MVP Fielder quiets boos

July 13, 2011


— Prince Fielder understood the boos, that his decision not to take hometown star Justin Upton with him to the Home Run Derby had cast him into a role of black-hatted villain in the desert.

His two kids didn’t quite like it, which made quieting those catcalls, even for a second, feel oh so sweet.

Shaking off two days of jeers, Fielder hit a crowd-shushing three-run homer that had his kids smiling and earned him All-Star game MVP honors in the National League’s 5-1 victory over the American League on Tuesday night.

“Of course your family is going to be a little ... they didn’t like it too much,” Fielder said with sons Jadyn and Haven by his side. “But we didn’t dwell on it. I didn’t take it too personal because, I mean, I probably would have booed myself, too, if I was an Arizona fan.”

The NL captain for the Home Run Derby on Monday night, Fielder irked the locals when he bypassed Upton, the Diamondbacks’ ultra-talented right fielder.

Fielder couldn’t keep them quiet during the derby, missing the finals while being booed every at-bat. But he came through in the All-Star game, hitting a long drive off Texas left-hander C.J. Wilson in the fourth inning that sent a collective ‘ohh!’ through the crowd.

“It’s hard to beat great pitching and a three-run homer,” NL manager Bruce Bochy said. “Great at-bat, two strikes, and we are down one run, and you get the Most Valuable Player, which he should. So it’s nice to hear the cheers for him because I know yesterday, they wanted Upton in there.”

A three-time All-Star, Fielder was on the spot after Major League Baseball shook up the format for the Home Run Derby this year.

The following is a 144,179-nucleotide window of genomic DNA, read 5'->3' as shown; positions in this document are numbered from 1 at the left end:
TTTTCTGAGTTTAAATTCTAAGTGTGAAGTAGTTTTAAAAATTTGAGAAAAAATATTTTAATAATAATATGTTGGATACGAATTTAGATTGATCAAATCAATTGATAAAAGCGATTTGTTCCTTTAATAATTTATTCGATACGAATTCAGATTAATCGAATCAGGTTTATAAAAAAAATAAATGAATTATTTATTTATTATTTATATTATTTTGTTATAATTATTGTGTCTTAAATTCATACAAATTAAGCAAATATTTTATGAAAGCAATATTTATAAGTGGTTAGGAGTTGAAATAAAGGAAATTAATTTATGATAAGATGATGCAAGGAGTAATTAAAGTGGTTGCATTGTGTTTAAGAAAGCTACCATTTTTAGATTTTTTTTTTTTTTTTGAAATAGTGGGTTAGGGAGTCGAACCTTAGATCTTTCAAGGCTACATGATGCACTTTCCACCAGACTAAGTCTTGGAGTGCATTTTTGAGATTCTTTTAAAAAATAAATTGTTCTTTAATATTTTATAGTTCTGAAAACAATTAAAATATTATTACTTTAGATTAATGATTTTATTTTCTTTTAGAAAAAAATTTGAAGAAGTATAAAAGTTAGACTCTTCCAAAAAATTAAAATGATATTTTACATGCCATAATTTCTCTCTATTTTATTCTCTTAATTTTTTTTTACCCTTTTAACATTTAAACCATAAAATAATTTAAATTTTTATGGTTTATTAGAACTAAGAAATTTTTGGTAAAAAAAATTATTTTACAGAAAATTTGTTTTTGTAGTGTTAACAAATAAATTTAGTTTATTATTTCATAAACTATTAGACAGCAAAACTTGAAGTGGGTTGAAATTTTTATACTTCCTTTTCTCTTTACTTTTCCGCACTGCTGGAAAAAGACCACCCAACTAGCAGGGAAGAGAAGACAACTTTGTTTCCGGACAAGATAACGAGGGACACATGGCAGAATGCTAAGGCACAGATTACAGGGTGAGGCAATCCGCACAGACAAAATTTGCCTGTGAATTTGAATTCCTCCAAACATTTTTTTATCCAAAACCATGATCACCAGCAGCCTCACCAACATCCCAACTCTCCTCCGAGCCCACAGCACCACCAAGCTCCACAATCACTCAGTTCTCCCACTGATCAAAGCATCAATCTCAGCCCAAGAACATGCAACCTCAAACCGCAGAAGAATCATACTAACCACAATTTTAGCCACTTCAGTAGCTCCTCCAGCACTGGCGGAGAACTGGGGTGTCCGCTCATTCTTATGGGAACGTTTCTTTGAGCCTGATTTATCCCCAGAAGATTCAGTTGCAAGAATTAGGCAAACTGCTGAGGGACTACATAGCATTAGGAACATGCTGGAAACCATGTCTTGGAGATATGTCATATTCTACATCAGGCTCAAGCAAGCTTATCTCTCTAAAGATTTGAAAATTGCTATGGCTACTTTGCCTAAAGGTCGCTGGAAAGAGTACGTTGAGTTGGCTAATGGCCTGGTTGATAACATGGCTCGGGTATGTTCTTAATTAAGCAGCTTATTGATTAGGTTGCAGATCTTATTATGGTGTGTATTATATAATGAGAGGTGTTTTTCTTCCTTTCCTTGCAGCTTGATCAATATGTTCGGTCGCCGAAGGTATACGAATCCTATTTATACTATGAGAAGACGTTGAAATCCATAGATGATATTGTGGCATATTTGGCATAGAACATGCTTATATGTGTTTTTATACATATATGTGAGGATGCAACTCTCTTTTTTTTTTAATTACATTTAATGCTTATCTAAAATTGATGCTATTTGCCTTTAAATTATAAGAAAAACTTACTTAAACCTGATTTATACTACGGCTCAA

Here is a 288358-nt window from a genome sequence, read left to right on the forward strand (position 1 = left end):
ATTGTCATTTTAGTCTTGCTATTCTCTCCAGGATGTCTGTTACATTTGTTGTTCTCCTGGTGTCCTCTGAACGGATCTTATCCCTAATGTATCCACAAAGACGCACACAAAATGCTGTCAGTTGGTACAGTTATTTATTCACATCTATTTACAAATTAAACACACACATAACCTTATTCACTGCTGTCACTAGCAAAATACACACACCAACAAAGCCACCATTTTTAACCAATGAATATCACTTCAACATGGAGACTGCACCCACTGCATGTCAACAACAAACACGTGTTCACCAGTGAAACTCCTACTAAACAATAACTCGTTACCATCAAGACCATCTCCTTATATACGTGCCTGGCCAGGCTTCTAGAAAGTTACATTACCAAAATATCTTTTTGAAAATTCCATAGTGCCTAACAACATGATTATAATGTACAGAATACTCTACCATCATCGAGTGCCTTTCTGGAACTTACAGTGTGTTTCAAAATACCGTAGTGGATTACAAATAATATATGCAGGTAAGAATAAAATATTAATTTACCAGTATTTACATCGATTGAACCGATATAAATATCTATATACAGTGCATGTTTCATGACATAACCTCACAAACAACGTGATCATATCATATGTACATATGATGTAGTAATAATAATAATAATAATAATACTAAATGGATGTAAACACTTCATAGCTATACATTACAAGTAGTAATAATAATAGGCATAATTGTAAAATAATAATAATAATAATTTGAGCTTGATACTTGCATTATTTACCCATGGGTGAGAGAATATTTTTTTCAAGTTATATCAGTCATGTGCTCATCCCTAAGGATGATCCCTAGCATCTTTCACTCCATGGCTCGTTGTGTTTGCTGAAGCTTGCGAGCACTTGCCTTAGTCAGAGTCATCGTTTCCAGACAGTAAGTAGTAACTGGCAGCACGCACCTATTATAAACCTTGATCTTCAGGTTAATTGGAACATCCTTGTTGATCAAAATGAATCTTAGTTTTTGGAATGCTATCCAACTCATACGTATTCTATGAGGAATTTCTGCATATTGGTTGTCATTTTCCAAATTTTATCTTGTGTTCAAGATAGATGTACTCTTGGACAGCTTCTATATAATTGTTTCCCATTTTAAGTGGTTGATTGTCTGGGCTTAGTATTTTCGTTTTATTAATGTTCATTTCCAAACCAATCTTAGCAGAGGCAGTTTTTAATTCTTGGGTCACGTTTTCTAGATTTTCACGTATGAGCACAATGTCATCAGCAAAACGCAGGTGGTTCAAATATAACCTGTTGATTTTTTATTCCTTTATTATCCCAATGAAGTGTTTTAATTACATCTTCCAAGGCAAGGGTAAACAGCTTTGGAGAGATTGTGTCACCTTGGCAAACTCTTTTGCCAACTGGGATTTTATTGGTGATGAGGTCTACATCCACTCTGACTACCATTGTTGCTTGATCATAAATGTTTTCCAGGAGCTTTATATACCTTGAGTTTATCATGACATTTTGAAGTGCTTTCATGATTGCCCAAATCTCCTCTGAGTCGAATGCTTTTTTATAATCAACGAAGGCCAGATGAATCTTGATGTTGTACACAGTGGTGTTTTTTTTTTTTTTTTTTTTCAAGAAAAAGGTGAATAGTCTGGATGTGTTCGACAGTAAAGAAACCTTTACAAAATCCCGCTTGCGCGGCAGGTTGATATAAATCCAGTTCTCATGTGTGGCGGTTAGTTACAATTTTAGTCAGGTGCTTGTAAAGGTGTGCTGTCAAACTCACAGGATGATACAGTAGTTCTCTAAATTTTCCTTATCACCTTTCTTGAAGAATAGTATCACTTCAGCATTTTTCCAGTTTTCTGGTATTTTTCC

Instead of bringing in eight players to whack it out, two captains were selected to pick four-person teams from each league. Fielder got the NL honors and Boston’s David Ortiz, the defending derby champion, got to pick the AL stars.

Upton figured to be a favorite to make the NL team, in part because he was from the host club, but also because he had put up good power numbers this season and, obviously, knows where to hit the ball at spacious Chase Field.

Instead, Fielder selected teammate Rickie Weeks, Dodgers center fielder Matt Kemp and Cardinals left fielder Matt Holliday, drawing the ire of Diamondbacks fans.

They let him have it, too, raining boos down on him during introductions at the Home Run Derby and with each at-bat Monday night. Arizona’s fans also took it out on Weeks and Kemp, screaming out boos and chants of “Justin Upton!” during their at-bats.

Fielder managed to get through a swing-off to reach the derby semifinals, going a perfect 5-for-5, but came up short after that, relegated to watching while Adrian Gonzalez and eventual champion Robinson Cano continued on.

The fans weren’t done letting him have it, though, coming up with more rounds of boos during the All-Star game introductions and each of his first two at-bats.

Second to St. Louis’ Lance Berkman in the NL with 22 homers, Fielder put a lump in their throats in the second at-bat, sending a towering drive to left-center that caromed off the top of the wall and put the NL up, 3-1. He was done after that, but didn’t really need to do anymore.

“I don’t know if I transformed them, but I understood,” said Fielder, the first Brewers player to win the All-Star MVP award. “That just shows you how much Justin means to them. Yeah, I didn’t take it personal at all. I think these guys (his sons) took it more personal than me.”

Despite hearing the boos, Fielder was glad to have his family there with him.

His father, Cecil, was a three-time All-Star, making them just the fourth father-son combination to make the All-Star game.


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